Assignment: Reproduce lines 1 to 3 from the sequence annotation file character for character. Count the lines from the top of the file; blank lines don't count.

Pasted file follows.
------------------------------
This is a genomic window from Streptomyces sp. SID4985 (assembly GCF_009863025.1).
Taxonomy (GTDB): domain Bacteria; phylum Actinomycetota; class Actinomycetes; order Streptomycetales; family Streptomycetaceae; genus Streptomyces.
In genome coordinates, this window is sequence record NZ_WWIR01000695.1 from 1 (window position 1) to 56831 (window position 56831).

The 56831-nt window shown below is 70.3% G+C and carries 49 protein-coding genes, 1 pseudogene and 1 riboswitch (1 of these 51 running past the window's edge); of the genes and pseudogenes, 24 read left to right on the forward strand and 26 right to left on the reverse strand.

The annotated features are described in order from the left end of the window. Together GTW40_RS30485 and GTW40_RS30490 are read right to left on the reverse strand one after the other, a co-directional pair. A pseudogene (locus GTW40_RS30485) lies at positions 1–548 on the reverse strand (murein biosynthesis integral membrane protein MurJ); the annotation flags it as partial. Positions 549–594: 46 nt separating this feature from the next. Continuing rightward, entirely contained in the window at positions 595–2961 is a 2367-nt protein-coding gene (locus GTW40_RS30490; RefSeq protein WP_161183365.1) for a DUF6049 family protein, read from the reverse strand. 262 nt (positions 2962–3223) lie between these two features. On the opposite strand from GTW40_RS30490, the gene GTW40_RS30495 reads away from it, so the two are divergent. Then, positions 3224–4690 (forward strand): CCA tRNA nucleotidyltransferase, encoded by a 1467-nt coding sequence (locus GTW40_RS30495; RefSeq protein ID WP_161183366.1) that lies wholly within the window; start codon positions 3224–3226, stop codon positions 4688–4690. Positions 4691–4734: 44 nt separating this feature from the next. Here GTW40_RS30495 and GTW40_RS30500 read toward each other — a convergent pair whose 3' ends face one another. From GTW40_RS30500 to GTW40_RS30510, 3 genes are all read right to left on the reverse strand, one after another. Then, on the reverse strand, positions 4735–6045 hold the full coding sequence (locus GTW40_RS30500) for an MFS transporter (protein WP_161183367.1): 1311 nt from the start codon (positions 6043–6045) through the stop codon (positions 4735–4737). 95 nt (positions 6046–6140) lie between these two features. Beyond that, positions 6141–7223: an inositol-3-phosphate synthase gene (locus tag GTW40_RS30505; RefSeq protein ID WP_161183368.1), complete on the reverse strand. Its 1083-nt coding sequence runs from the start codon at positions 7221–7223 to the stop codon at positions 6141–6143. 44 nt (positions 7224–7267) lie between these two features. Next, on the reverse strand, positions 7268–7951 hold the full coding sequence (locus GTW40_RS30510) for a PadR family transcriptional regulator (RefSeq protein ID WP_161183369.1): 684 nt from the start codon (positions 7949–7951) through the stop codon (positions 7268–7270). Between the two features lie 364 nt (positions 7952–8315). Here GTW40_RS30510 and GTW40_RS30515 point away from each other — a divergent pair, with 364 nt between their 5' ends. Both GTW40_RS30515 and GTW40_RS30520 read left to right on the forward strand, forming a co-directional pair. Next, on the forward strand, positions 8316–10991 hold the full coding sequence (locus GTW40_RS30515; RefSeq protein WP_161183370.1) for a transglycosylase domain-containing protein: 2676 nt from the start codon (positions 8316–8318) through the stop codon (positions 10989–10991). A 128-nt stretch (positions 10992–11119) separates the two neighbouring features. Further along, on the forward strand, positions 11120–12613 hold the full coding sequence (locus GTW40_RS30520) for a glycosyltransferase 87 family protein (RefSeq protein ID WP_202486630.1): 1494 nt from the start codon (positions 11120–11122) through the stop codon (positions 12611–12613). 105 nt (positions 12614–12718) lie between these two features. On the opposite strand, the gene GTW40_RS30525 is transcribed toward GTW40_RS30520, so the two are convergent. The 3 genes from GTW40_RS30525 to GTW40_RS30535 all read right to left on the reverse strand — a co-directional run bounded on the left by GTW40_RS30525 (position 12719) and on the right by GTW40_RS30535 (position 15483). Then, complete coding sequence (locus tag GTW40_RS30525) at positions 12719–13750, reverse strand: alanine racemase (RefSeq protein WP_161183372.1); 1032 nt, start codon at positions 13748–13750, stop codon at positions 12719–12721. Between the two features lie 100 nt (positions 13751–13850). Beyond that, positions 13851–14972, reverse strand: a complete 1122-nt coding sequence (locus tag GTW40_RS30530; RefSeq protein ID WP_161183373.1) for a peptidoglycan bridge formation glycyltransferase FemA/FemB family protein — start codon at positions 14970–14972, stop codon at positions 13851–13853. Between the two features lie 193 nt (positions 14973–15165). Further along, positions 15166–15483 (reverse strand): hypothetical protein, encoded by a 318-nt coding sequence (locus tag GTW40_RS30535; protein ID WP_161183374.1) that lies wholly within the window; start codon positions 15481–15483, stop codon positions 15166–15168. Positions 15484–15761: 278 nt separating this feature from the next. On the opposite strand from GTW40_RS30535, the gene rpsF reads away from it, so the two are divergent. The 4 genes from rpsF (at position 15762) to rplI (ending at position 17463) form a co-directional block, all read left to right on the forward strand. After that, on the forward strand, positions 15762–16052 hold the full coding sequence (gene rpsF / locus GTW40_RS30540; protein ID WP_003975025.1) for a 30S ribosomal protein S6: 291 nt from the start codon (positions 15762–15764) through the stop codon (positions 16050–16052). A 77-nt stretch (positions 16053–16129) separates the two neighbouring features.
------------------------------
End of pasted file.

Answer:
This is a genomic window from Streptomyces sp. SID4985 (assembly GCF_009863025.1).
Taxonomy (GTDB): domain Bacteria; phylum Actinomycetota; class Actinomycetes; order Streptomycetales; family Streptomycetaceae; genus Streptomyces.
In genome coordinates, this window is sequence record NZ_WWIR01000695.1 from 1 (window position 1) to 56831 (window position 56831).